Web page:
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Abortion Discussion, Part the Fourth

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  • Registered Users Posts: 7,045 ✭✭✭volchitsa


    robindch wrote: »
    In addition to big purchases and loans, cooling-off periods are also part of many (all?) insurance and assurance policies, all goods and services purchased in the EU over the phone, by mail order as well - as you correctly point out - the riskier sales that happen at the behest of a pushy salesperson.

    There's no presumption that I can find that the cooling-off period is there because the legislators (or the service providers) believe that the consumer might be one of those (as above) "silly things who don't know what they want".Thanks for the link - the comment about validity of consent is quite correct.
    Npne of which changes my point, which you're still missing, it seems: there is no cooling off period for someone who walks into a shop to buy something.

    Similarly there is no need for a cooling off period for someone who walks into a doctor's surgery and asks for a termination. In both cases the person has made a decision and is responsible for it.

    The need for a delay is only there because there is some risk that a person may have been mis-sold something by advertising or sleight of hand or just pushiness, and your examples don't refute that. It's not just because it's a serious decision, as you appear to think: if I go to a garage forecourt and sign a cheque for a new car, I'll be held to that. There's no "cooling off" period then.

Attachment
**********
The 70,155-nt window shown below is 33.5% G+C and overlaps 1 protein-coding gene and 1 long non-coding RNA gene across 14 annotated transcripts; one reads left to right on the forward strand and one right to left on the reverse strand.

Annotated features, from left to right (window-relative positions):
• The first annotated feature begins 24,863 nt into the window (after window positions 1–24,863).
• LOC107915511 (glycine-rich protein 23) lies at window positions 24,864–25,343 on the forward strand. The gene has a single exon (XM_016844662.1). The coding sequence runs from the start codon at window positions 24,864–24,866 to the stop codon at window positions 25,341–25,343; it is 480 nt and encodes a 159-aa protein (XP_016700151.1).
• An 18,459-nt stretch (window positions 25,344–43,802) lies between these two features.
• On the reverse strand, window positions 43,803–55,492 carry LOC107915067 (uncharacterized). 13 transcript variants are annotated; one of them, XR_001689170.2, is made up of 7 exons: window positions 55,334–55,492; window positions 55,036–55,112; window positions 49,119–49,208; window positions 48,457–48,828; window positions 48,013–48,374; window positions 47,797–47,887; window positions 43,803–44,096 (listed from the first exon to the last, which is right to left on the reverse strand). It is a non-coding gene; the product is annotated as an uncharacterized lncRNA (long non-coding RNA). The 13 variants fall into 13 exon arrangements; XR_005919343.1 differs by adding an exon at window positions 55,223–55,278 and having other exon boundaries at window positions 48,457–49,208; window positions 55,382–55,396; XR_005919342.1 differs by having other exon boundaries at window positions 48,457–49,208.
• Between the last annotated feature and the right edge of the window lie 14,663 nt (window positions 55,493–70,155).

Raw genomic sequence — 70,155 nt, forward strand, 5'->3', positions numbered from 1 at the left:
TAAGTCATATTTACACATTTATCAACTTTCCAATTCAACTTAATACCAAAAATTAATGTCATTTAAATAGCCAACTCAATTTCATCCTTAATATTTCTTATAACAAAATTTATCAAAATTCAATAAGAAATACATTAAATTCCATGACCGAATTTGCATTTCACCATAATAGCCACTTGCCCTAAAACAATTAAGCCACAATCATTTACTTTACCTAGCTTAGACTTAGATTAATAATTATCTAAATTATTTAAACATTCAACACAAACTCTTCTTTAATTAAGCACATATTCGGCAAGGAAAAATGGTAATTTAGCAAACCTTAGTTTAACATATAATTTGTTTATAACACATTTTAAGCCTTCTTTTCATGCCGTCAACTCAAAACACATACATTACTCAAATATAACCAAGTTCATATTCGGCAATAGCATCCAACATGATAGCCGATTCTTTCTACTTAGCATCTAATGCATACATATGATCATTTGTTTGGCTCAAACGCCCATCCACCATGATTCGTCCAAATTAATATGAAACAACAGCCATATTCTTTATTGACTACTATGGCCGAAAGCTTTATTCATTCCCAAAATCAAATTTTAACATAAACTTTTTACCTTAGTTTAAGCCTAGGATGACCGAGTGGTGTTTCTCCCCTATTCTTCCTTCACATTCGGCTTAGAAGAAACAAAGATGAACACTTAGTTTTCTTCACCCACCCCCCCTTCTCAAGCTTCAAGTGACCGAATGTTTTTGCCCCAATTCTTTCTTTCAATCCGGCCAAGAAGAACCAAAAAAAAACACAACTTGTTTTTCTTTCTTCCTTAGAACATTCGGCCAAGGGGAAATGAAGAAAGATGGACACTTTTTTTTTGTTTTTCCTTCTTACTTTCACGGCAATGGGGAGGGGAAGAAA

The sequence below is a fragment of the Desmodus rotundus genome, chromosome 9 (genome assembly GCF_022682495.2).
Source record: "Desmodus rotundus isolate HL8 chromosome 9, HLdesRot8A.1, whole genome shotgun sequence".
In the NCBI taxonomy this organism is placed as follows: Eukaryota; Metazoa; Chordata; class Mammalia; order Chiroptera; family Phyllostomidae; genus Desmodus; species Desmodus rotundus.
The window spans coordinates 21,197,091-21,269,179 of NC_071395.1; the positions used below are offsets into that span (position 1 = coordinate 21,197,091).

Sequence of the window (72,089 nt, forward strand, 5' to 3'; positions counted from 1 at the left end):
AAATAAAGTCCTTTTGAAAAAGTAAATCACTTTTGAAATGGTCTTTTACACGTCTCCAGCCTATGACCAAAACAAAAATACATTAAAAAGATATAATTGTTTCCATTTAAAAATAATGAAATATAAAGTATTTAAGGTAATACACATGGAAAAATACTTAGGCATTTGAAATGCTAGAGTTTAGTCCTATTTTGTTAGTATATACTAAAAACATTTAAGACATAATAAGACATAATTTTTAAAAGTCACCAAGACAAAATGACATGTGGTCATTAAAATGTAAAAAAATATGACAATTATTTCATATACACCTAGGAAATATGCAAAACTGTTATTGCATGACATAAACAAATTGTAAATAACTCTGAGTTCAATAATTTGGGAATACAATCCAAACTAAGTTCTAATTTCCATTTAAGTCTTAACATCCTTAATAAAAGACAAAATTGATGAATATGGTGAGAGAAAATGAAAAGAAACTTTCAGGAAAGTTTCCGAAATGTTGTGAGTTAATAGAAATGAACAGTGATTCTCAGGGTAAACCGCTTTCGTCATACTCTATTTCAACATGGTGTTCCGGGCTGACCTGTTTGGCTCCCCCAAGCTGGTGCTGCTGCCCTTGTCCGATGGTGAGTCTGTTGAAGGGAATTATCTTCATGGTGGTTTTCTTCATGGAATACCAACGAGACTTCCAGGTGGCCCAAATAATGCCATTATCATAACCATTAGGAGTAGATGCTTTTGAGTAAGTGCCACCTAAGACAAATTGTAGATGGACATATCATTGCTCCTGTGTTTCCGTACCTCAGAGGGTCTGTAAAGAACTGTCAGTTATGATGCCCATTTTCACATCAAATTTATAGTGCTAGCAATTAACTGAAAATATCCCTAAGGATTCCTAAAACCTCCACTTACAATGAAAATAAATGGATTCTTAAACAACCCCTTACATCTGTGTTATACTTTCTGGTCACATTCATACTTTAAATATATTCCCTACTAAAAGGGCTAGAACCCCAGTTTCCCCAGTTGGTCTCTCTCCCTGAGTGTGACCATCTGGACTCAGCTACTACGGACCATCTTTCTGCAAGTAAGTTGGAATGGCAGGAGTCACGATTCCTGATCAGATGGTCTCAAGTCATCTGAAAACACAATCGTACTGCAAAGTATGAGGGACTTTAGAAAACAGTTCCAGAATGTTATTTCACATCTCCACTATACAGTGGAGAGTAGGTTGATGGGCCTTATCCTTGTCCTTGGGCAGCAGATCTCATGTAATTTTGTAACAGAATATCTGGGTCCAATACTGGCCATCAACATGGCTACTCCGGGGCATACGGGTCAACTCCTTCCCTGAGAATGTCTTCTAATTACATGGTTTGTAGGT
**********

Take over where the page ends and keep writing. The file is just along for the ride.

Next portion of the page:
• Registered Users Posts: 13,085 ✭✭✭✭Igotadose


    volchitsa wrote: »
    Npne of which changes my point, which you're still missing, it seems: there is no cooling off period for someone who walks into a shop to buy something.

    Similarly there is no need for a cooling off period for someone who walks into a doctor's surgery and asks for a termination. In both cases the person has made a decision and is responsible for it.

    The need for a delay is only there because there is some risk that a person may have been mis-sold something by advertising or sleight of hand or just pushiness, and your examples don't refute that. It's not just because it's a serious decision, as you appear to think: if I go to a garage forecourt and sign a cheque for a new car, I'll be held to that. There's no "cooling off" period then.

    No cooling off for vasectomies either


  • Registered Users Posts: 40,277 ✭✭✭✭ohnonotgmail


    volchitsa wrote: »
    Npne of which changes my point, which you're still missing, it seems: there is no cooling off period for someone who walks into a shop to buy something.

    Similarly there is no need for a cooling off period for someone who walks into a doctor's surgery and asks for a termination. In both cases the person has made a decision and is responsible for it.

    The need for a delay is only there because there is some risk that a person may have been mis-sold something by advertising or sleight of hand or just pushiness, and your examples don't refute that. It's not just because it's a serious decision, as you appear to think: if I go to a garage forecourt and sign a cheque for a new car, I'll be held to that. There's no "cooling off" period then.